Although most classes of originator biopharmaceuticals continue to show strong year-on-year growth, a notable exception is that of originator ‘established therapeutic proteins’ (erythropoietins, interferons, CSFs, human growth hormone (hGH) and follicle-stimulating hormone (FSH)). Data from La Merie publishing shows that this product class generated total global revenues of $11.7 billion in 2021, down 14% compared with 2020 ($13.6 billion). This mirrors a longer-term trend, in which the sales value of this class of product has more than halved in the past decade (down from $26.6 billion in 2012) The underlying reasons for this decline include competition from biosimilars and the approval of additional therapeutics targeting the same indications.

Biosimilars hit the big time

The survey period witnessed a continued surge in biosimilar approvals, as this class of product gains global acceptance. When considered by product trade name, 94 biosimilars have gained approval in the EU and/or the United States since 2006, although 10 have been subsequently withdrawn for commercial reasons and not all are actively marketed as yet.

By product category, the 94 biosimilar approvals thus far include 2 hGHs, 5 erythropoietins (EPOs), 20 granulocyte CSFs (G-CSFs; filgrastim and PEGylated filgrastim), 2 FSHs, 9 engineered insulins, 51 antibody- or antibody-fusion-based products and 5 PTHs. The 94 licensed products are based on 72 distinct active ingredients (Table 5 ).

By region, 83 biosimilar products have received marketing Authorization in the EU, with 44 of these (53%) having gained Authorization within the current survey period. In the United States, a total of 37 products have thus far been licensed, of which 27 (73%) were approved within this survey period. The acceleration in biosimilar approval rates seen in our last survey is thus maintained in this one. Notable approval trends since 2018 include the approval of a raft of polyethylene glycol (PEG)-filgrastims (biosimilars to Neulasta; 2021 global sales of $2 billion), a number of engineered insulins and mAbs with biosimilarity to adalimumab (Humira; 2021 sales of $21 billion), trastuzumab (Herceptin; 2021 sales of $2.9 billion and bevacizumab (Avastin; 2021 sales of $3.3 billion).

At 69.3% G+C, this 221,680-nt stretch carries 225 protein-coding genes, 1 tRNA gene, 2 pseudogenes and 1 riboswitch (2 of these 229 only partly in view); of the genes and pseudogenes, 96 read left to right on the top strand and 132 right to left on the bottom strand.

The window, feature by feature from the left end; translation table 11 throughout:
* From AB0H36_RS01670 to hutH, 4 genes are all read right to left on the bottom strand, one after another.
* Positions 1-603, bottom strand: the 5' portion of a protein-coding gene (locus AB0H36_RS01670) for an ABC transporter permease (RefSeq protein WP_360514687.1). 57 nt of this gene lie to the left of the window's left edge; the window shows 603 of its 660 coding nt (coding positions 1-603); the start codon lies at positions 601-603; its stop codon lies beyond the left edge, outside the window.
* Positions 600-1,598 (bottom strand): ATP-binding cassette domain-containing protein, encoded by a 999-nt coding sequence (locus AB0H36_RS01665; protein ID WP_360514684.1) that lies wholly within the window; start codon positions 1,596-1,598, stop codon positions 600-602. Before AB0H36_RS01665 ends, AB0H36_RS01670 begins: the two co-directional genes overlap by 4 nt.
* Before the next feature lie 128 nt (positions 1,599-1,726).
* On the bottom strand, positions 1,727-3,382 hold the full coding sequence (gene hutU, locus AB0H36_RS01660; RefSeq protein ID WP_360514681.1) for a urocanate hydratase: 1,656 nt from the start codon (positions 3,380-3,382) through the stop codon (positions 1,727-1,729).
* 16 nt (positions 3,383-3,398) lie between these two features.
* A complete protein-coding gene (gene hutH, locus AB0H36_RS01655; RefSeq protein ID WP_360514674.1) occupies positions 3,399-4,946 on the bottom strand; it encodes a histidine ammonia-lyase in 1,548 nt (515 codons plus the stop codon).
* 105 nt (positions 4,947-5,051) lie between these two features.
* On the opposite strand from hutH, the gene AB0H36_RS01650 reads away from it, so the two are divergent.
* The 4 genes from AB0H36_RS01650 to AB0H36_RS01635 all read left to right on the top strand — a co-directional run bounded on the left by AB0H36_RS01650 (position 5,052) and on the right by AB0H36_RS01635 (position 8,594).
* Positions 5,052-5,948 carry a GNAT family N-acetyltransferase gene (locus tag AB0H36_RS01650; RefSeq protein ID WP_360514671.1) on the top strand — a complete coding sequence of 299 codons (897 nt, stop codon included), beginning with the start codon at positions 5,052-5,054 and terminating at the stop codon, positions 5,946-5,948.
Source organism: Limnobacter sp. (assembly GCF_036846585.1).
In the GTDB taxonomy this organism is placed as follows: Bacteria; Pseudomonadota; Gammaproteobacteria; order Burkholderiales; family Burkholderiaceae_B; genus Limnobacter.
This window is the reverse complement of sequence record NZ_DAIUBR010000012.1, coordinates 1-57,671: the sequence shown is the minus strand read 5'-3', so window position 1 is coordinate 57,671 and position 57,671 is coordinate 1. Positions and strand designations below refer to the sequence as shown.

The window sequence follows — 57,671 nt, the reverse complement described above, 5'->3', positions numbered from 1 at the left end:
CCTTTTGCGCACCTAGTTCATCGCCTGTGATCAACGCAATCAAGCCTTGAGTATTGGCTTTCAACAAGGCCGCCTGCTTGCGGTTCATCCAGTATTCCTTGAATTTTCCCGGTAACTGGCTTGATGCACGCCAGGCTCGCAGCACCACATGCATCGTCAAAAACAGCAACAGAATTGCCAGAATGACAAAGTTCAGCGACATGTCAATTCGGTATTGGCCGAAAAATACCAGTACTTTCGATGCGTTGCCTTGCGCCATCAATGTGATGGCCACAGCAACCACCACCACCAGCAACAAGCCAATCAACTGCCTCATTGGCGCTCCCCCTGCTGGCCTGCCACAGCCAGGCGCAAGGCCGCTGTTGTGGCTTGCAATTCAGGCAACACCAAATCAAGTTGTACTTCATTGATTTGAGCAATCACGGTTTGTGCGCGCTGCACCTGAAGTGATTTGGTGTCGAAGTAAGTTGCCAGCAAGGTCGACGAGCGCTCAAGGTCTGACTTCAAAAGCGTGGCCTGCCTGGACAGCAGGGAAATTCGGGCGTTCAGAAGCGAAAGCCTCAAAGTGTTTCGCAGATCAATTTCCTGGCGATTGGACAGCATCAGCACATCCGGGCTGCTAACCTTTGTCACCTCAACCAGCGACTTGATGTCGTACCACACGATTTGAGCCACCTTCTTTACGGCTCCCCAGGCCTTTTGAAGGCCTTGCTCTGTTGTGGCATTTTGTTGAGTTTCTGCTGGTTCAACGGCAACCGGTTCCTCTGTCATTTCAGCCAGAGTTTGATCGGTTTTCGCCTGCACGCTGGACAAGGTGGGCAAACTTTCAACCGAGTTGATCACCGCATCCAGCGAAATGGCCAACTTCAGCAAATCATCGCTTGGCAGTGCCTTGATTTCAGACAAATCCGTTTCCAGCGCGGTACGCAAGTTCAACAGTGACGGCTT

Despite the large number of recent biosimilar approvals, both the revenues generated and the overall savings accrued to patients and healthcare systems remain relatively modest in both the EU and United States. A recent report by IQVIA 6 prepared for the European Commission, estimates the total European biosimilars market to have reached €8.8 billion in 2021, amounting to savings of €5.7 billion (savings calculated as actual spend versus the pre-biosimilar cost of the originator, reference product).

Moreover, the report finds that biosimilars recently launched in Europe achieved 50% penetration of the originator market in less than a year, whereas earlier biosimilars typically took over two years to reach an equivalent position. Biosimilars approved in the EU are considered automatically interchangeable from a medical viewpoint, although decisions regarding actual substitution (dispensing one medicine instead of another medicine without consulting the prescriber) are made at individual EU member state level.

According to FDA data, generic drugs account for 90% of all prescriptions in the United States and provided savings of more than $1 trillion to the US health care system over a decade. The statistics for biosimilars are, predictably, more modest. The Pharmaceutical Research and Manufacturers of America (PhRMA; ) reported that annualized savings from biosimilars reached $6.5 billion in 2020, with average biosimilar sales prices being as much as 45% less than the branded biologics price at the time of first biosimilar launch.

US biosimilar approval and market penetration is influenced by regulatory, legal and developmental cost considerations. For example, biosimilar status in the United States does not automatically equate to interchangeability (and hence substitution for the reference product without the involvement of the prescriber). Interchangeable biosimilar products must meet additional regulatory requirements, as outlined by the Biologics Price Competition and Innovation Act. The US patent litigation landscape in this space can also slow or stop putative biosimilar products reaching the market. Additionally, a recent study found that most comparative efficacy trials supporting FDA biosimilar approvals were larger (median 504 patients), longer (median of 52 weeks) and more costly (estimated median cost of $20.8 million) than pivotal trials for new molecular entities 7 . As witnessed in Europe, however, more recent US biosimilars are achieving faster market uptake, with bevacizumab, trastuzumab and rituximab biosimilars achieving 42%, 38% and 20% uptake within their first year on the market, trending toward 60% by the end of year two.